The prophet Isaiah had a very specific message for the exiles. They weren't going to be God's only chosen ones. Strangers, including what the Israelites would consider foreigners, who loved God, followed the rules, observed the Sabbath and lived by the covenant God had originally given to Israel would be drawn into the community and fellowship.

Whether one is at home or in a foreign land, there are always rules to be followed. God's rules weren't all that onerous, even though it required and still requires attention and some work, but the reward was and is a home in God's presence and citizenship in the community of God's people.

That's a promise that I think is worth pursuing. The reward is out of this world.

Originally published at Speaking to the Soul on Episcopal Café Saturday, February 7, 2015.

Sunday, February 1, 2015

Sam and a Man Named Bill

Readings for the Commemoration of Samuel Shoemaker, priest and evangelist

Psalm 130
Isaiah 51:17-52:1
1 Corinthians 5:6-8
Luke 4:40-44

For millions of people around the world, two letters of the alphabet represent a conversion, a total change, and a life-saving choice. Those two letters are AA for Alcoholics Anonymous, and the man considered the chief founder was a man named Bill Wilson, known as Bill W in the rooms of AA. Bill was an alcoholic who earned his sobriety by following precepts taught him by experience and an organization known as the Oxford Group.

Much of what is at the heart of AA came from that group headed by Samuel Moor Shoemaker III. then rector of Calvary Church in New York and leader of the Calvary Rescue Mission, a place for the down-and-out to try to put their lives back together.

Sam, as Shoemaker was known in AA circles, had met a Lutheran named Frank Buchman years previously. Buchman taught Sam the four absolutes--honesty, purity, unselfishness, and love--which became guiding principles of Sam's life. Sam learned to "Let go and let God" although perhaps he didn't articulate it quite that way.

Sam later became rector at Christ Church which was the headquarters of the Oxford Group in the US. The church operated a rescue mission where mentors worked to help those who came through its doors. Among those who came was a man called Bill W., a man with a history of alcoholism and who had hit rock bottom. Bill and his sponsor, Ebby Thacher, both became part of the Oxford Group and, as the literature describes it, "made their decision for Christ."

As Bill became more active in the Group, he spent more time in conversation and study with Sam, learning about conversion, acceptance, confession, amends, spreading the word and all the things that eventually became the 12-steps of sobriety. As the process became more and more concrete, Bill asked Sam to write them down as guides for others to follow as they struggled with alcoholism. Sam refused, saying that the 12 steps should be written by an alcoholic. Bill did write them, but Sam's fingerprints (and words) are included in them almost everywhere.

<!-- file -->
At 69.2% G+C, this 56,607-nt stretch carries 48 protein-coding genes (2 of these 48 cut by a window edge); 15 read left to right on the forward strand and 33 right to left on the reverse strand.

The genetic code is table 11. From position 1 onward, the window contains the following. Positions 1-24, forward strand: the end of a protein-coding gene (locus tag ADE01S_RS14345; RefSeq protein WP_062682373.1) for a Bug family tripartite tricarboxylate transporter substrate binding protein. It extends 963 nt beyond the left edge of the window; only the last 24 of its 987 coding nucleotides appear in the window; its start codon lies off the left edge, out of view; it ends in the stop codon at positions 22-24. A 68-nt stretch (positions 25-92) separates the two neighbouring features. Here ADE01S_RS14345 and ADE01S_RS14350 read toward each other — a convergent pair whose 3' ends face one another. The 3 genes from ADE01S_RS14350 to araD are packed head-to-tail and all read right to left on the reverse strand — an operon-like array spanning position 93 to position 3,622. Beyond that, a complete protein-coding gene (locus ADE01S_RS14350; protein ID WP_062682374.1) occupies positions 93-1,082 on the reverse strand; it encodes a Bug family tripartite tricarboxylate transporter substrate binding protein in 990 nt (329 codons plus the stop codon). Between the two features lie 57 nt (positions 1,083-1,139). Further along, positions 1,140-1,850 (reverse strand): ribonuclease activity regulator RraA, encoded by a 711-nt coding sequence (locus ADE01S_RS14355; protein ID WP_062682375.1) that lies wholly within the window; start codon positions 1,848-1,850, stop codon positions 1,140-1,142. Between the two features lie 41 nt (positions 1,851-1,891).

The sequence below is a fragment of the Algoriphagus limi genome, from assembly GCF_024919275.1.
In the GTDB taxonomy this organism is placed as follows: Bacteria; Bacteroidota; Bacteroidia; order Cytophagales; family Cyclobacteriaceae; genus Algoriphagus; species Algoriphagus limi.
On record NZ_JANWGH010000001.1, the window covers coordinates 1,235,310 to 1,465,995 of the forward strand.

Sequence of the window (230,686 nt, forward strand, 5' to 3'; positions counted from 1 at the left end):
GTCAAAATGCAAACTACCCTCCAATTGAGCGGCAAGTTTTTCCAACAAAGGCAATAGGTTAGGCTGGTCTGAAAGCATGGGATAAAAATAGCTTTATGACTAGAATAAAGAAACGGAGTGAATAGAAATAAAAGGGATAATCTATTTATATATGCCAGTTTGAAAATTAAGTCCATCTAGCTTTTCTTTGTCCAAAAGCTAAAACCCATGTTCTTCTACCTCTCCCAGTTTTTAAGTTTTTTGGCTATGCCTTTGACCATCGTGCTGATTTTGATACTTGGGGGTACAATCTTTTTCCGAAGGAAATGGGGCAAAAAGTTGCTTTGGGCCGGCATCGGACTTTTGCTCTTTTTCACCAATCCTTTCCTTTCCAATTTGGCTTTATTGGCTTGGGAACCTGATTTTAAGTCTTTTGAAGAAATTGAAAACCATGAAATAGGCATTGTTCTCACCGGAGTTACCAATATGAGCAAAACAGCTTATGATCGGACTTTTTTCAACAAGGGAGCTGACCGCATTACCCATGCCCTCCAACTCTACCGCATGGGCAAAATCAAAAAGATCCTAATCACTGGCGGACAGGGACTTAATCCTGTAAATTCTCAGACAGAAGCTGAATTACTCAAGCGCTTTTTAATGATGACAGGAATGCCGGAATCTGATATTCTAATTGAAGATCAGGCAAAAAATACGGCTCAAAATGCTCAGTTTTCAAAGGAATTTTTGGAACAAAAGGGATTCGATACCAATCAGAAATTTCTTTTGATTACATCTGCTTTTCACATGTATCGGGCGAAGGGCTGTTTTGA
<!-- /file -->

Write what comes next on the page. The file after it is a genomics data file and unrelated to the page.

Since then, those 12 steps have helped not only countless alcoholics but others with addiction problems, from co-dependency to narcotics to overeating to emotions to sex. They are not a cure for addiction--there really is no cure per se--but it is a way of life that gives structure and promotes the four absolutes that make for a healthy, transparent, fulfilling life. Sam's experience helped Bill to find his way to that kind of life and, in 1955, Sam was named by Bill as one of the co-founders of AA even though Sam had not been or was alcoholic himself.

The Oxford Group was an evangelical sort of association, taking the principles of the four absolutes and encouraging members to follow them and then pass them on to others.. Faith was an important part, as it is in any recovery process, and over time the original emphasis on faith in God has become faith in a Higher Power, someone or something greater than oneself upon whom one can rely as an anchor. The important thing is to trust and place oneself in a relationship with that Higher Power, allowing the HP to work through the person not just to heal but to witness to that healing.

The evangelical component came in when each person was encouraged to seek a sponsor, a mentor who had experience to share. After working the steps themselves, the sponsored was then encouraged to share their own experience with others. It was much the way the faith was passed on in early Christianity, a model for the Oxford Group. As each one teaches another one, their own experience is enriched and deepened. That's kingdom work.

Many people have never heard of Sam Shoemaker, even in the rooms of the Anonymous groups, but he is present nonetheless. Imagine following a path of life where there is total faith in God and allowing oneself to be guided by the principles of honesty, purity, unselfishness and love. Sam did it, and look at the result.

As they say in Anonymous groups, "Let go and let God." There's a real challenge but a great payoff for anyone who will follow the steps, even those without addictions.

Originally published at Speaking to the Soul on Episcopal Café Saturday, January 31, 2015.